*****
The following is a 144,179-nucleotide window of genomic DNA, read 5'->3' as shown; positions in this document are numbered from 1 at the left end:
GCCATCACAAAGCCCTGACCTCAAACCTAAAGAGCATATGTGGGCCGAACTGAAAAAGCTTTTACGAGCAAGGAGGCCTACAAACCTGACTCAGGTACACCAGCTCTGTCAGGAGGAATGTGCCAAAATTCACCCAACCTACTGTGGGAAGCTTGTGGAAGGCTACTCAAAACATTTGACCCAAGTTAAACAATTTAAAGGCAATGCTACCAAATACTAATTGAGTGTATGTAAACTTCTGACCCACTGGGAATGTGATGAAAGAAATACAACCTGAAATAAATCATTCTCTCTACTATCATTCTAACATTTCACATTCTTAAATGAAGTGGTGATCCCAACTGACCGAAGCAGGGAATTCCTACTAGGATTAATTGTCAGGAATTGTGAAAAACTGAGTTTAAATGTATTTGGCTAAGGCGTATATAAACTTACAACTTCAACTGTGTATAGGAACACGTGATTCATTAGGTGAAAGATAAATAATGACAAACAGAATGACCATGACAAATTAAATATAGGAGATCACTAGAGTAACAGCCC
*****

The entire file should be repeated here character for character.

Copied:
The following is a 144,179-nucleotide window of genomic DNA, read 5'->3' as shown; positions in this document are numbered from 1 at the left end:
GCCATCACAAAGCCCTGACCTCAAACCTAAAGAGCATATGTGGGCCGAACTGAAAAAGCTTTTACGAGCAAGGAGGCCTACAAACCTGACTCAGGTACACCAGCTCTGTCAGGAGGAATGTGCCAAAATTCACCCAACCTACTGTGGGAAGCTTGTGGAAGGCTACTCAAAACATTTGACCCAAGTTAAACAATTTAAAGGCAATGCTACCAAATACTAATTGAGTGTATGTAAACTTCTGACCCACTGGGAATGTGATGAAAGAAATACAACCTGAAATAAATCATTCTCTCTACTATCATTCTAACATTTCACATTCTTAAATGAAGTGGTGATCCCAACTGACCGAAGCAGGGAATTCCTACTAGGATTAATTGTCAGGAATTGTGAAAAACTGAGTTTAAATGTATTTGGCTAAGGCGTATATAAACTTACAACTTCAACTGTGTATAGGAACACGTGATTCATTAGGTGAAAGATAAATAATGACAAACAGAATGACCATGACAAATTAAATATAGGAGATCACTAGAGTAACAGCCC